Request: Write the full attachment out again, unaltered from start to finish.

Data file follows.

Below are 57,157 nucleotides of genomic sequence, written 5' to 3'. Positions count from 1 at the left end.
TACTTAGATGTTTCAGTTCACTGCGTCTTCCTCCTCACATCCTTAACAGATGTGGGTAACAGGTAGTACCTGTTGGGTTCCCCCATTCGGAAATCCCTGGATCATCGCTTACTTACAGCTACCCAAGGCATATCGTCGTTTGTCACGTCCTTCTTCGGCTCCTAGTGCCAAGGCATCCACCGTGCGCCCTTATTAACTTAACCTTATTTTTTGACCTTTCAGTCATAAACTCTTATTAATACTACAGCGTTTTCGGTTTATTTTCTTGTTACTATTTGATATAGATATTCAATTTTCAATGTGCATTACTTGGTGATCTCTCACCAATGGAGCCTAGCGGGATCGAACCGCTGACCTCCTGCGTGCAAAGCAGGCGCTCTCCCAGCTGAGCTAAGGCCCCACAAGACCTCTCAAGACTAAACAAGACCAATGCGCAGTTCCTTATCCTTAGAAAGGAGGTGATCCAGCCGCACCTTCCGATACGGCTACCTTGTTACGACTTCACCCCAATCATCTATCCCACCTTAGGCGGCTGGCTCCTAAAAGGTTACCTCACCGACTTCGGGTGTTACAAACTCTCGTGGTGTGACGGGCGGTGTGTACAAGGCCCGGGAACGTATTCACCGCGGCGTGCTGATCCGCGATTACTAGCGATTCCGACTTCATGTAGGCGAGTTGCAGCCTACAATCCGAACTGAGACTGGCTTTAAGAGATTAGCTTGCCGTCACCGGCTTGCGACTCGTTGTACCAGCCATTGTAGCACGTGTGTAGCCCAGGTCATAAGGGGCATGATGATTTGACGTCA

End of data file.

Below are 57,157 nucleotides of genomic sequence, written 5' to 3'. Positions count from 1 at the left end.
TACTTAGATGTTTCAGTTCACTGCGTCTTCCTCCTCACATCCTTAACAGATGTGGGTAACAGGTAGTACCTGTTGGGTTCCCCCATTCGGAAATCCCTGGATCATCGCTTACTTACAGCTACCCAAGGCATATCGTCGTTTGTCACGTCCTTCTTCGGCTCCTAGTGCCAAGGCATCCACCGTGCGCCCTTATTAACTTAACCTTATTTTTTGACCTTTCAGTCATAAACTCTTATTAATACTACAGCGTTTTCGGTTTATTTTCTTGTTACTATTTGATATAGATATTCAATTTTCAATGTGCATTACTTGGTGATCTCTCACCAATGGAGCCTAGCGGGATCGAACCGCTGACCTCCTGCGTGCAAAGCAGGCGCTCTCCCAGCTGAGCTAAGGCCCCACAAGACCTCTCAAGACTAAACAAGACCAATGCGCAGTTCCTTATCCTTAGAAAGGAGGTGATCCAGCCGCACCTTCCGATACGGCTACCTTGTTACGACTTCACCCCAATCATCTATCCCACCTTAGGCGGCTGGCTCCTAAAAGGTTACCTCACCGACTTCGGGTGTTACAAACTCTCGTGGTGTGACGGGCGGTGTGTACAAGGCCCGGGAACGTATTCACCGCGGCGTGCTGATCCGCGATTACTAGCGATTCCGACTTCATGTAGGCGAGTTGCAGCCTACAATCCGAACTGAGACTGGCTTTAAGAGATTAGCTTGCCGTCACCGGCTTGCGACTCGTTGTACCAGCCATTGTAGCACGTGTGTAGCCCAGGTCATAAGGGGCATGATGATTTGACGTCA